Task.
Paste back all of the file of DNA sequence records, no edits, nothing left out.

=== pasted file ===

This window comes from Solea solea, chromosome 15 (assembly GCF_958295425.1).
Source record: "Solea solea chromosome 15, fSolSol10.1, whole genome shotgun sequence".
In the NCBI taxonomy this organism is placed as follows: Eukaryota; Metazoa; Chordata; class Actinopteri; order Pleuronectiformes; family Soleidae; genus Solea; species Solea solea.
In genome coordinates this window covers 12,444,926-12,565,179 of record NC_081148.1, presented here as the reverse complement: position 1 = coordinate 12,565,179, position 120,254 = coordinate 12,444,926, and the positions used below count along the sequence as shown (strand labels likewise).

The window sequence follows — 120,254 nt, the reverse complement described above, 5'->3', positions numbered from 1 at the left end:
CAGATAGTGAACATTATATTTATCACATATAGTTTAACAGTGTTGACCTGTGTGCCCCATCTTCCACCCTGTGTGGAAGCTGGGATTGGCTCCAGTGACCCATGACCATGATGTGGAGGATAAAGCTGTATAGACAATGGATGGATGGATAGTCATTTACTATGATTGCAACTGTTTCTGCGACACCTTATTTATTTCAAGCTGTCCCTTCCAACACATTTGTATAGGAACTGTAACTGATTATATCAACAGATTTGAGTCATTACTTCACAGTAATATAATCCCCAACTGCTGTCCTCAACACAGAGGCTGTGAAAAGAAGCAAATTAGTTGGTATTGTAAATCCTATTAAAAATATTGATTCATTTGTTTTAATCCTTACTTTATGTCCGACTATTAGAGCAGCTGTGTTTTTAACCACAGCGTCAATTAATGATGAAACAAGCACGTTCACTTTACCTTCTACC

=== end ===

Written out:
This window comes from Solea solea, chromosome 15 (assembly GCF_958295425.1).
Source record: "Solea solea chromosome 15, fSolSol10.1, whole genome shotgun sequence".
In the NCBI taxonomy this organism is placed as follows: Eukaryota; Metazoa; Chordata; class Actinopteri; order Pleuronectiformes; family Soleidae; genus Solea; species Solea solea.
In genome coordinates this window covers 12,444,926-12,565,179 of record NC_081148.1, presented here as the reverse complement: position 1 = coordinate 12,565,179, position 120,254 = coordinate 12,444,926, and the positions used below count along the sequence as shown (strand labels likewise).

The window sequence follows — 120,254 nt, the reverse complement described above, 5'->3', positions numbered from 1 at the left end:
CAGATAGTGAACATTATATTTATCACATATAGTTTAACAGTGTTGACCTGTGTGCCCCATCTTCCACCCTGTGTGGAAGCTGGGATTGGCTCCAGTGACCCATGACCATGATGTGGAGGATAAAGCTGTATAGACAATGGATGGATGGATAGTCATTTACTATGATTGCAACTGTTTCTGCGACACCTTATTTATTTCAAGCTGTCCCTTCCAACACATTTGTATAGGAACTGTAACTGATTATATCAACAGATTTGAGTCATTACTTCACAGTAATATAATCCCCAACTGCTGTCCTCAACACAGAGGCTGTGAAAAGAAGCAAATTAGTTGGTATTGTAAATCCTATTAAAAATATTGATTCATTTGTTTTAATCCTTACTTTATGTCCGACTATTAGAGCAGCTGTGTTTTTAACCACAGCGTCAATTAATGATGAAACAAGCACGTTCACTTTACCTTCTACC